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New Michigan Marijuana Social Equity Grant Program Aims To Boost Businesses, Employees And Community Reinvestment



Michigan’s Cannabis Regulatory Agency (CRA) has announced the launch of a brand new social equity grant program, which will award $1 million to eligible marijuana businesses for education, business needs or community reinvestment.

Money for the grant program was appropriated in the state budget for 2023–2024 “to encourage and increase participation in the social equity program, with particular focus to promote and encourage participation in the marihuana industry by people from communities that have been disproportionately impacted by marihuana prohibition and enforcement,” says the grant application posted on Thursday.

“I was honored to spearhead social equity funding in the state budget this year,” Sen. Sarah Anthony (D-Lansing) said in a press release about the new equity grant program. “I know how important funding is for individuals who are participating in the cannabis industry but may not have the same resources as others. It is vital that we begin the process to help those who have been disproportionately impacted by cannabis prohibition. These funds will go a long way in helping those in the social equity space grow their businesses and give back to their communities.”

Under the program, grant awards can be spent on one or more of the following categories:

  • Funds spent on employee education may be used for an employee of the entity to take one or more classes or courses that are relevant to the entity’s business from an accredited institution.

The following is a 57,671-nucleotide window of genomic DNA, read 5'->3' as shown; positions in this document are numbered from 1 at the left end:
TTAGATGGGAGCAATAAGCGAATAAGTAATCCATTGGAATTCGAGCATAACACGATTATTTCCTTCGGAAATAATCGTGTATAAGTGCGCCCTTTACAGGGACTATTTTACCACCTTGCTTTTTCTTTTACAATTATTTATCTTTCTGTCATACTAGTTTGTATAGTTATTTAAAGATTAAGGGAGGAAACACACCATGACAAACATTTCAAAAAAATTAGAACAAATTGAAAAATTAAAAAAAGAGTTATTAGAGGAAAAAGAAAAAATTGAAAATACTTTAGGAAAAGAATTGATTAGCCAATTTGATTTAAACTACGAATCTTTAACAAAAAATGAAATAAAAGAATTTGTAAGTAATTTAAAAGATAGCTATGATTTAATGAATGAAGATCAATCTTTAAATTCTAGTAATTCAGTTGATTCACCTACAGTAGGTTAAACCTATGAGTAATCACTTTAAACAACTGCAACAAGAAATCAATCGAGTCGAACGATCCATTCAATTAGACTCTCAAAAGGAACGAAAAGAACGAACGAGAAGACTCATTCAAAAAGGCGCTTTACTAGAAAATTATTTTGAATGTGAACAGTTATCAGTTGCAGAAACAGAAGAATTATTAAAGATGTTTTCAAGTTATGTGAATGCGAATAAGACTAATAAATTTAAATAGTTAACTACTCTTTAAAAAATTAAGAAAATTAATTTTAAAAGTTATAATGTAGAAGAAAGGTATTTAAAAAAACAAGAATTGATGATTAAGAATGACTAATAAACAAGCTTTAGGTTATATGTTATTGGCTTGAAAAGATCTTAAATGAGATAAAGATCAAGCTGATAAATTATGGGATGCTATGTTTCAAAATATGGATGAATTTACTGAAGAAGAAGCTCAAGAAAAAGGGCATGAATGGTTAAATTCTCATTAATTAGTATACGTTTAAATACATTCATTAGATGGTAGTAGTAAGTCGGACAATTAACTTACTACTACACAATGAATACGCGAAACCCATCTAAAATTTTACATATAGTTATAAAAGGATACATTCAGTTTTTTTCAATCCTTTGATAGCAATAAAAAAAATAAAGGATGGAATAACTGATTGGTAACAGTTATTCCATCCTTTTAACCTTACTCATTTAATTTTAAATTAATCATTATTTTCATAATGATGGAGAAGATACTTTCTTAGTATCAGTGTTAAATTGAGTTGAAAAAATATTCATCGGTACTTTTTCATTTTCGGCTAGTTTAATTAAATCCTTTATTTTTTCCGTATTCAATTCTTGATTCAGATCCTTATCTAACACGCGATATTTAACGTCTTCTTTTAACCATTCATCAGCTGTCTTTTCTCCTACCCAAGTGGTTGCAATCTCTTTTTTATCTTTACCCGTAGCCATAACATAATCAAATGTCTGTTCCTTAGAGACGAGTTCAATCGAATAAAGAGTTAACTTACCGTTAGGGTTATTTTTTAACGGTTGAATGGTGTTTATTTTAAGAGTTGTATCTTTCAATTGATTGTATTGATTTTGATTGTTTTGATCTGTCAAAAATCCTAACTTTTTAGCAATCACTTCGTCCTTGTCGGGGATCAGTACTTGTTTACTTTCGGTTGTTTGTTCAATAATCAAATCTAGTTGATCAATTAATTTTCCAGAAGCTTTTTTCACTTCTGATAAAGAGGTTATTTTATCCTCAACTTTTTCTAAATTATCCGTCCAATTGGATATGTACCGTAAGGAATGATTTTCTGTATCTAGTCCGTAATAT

• Funds spent on business needs may be used towards compliance with licensing and regulatory statutes and rules.
  • Funds spent on community investment may be used on or donated to organizations, non-profits, and/or charities that positively impact the community in which the entity is located.

“Many of our social equity licensees have invested everything they have in their cannabis business, and they truly deserve this shot in the arm,” said CRA Executive Director Brian Hanna. “I’m excited to see how our licensees use these funds and the positive impact they can have on their employees and their communities.”

To qualify, an entity must have a valid adult-use cannabis license, be majority-owned by social equity program participants and be certified under CRA’s Social Equity All-Star program, which requires that licensees publish their social equity plans.

The morning of Thursday, December 7, CRA’s Social Equity Team will host an online presentation and Q&A about the program requirements and process.

“During this discussion, you will find out the eligibility requirements that must be met in order to qualify for the grant and important deadlines that should be kept in mind,” says an event description. “The presentation will be followed by a question-and-answer session, which will allow the attendees to ask questions that may be answered in real-time.”